Multiple NGOs are currently working on a mammoth project: Africa’s Great Green Wall. This African-led movement has the ambition to grow an 8,000km natural wonder of the world across the entire width of Africa.
The goal is to create a barrier against climate change running across the Sahel region – from Senegal to Djibouti. The Sahel forms a transitional zone between the Sahara desert and the rainforest and is one of the poorest places on Earth.
Once complete, the Great Green Wall will be the largest living structure on the planet, 3 times bigger than Australia’s Great Barrier Reef. Since its beginning in 2007, this initiative brought food security, jobs and stability to locals. More than just growing trees and plants, the Great Green Wall is thus transforming millions of lives in the Sahel region.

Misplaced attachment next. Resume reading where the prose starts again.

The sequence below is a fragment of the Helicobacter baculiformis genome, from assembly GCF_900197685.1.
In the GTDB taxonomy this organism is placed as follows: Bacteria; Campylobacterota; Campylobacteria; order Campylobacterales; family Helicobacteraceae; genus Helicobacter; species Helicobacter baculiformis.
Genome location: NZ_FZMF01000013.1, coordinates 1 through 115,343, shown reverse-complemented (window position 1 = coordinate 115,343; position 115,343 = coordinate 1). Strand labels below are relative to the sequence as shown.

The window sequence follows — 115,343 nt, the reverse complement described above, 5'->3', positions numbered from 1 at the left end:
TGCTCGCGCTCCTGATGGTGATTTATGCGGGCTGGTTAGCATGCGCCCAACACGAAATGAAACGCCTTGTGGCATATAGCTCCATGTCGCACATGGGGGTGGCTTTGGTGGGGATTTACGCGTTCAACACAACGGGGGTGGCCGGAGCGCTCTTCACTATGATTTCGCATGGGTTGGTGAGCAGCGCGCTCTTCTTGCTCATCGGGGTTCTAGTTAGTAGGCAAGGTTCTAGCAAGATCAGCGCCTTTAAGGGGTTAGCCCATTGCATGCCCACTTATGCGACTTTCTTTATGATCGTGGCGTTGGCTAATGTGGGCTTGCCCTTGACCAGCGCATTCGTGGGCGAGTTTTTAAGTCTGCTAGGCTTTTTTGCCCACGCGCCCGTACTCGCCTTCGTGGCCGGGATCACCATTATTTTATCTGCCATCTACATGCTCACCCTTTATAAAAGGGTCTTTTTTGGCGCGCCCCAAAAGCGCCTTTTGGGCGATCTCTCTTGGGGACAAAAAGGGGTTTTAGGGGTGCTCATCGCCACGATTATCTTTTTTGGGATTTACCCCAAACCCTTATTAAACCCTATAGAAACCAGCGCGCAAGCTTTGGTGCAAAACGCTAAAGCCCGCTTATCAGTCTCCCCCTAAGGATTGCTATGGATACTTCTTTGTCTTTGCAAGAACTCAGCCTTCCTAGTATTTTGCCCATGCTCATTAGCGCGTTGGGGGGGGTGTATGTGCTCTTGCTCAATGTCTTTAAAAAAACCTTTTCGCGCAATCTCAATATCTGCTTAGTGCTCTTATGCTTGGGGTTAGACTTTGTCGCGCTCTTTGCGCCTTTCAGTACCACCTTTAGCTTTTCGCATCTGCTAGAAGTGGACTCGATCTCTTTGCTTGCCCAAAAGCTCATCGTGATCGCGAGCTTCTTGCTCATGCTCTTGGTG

Why does it matter? Recently, the region became virtually uncultivable due to climate change and deforestation. The lack of rainwater allows saltwater from the sea to move upstream and destroy crops. Moreover, without trees, the soil has lost all its nutrients, and crops don’t grow. This situation led to biodiversity loss, poverty, mass emigration, violence and food insecurity. The Great Green Wall isn’t just for the Sahel, though. It could contribute to solving the world’s pressing threats – notably climate change, drought, famine, conflict and migration.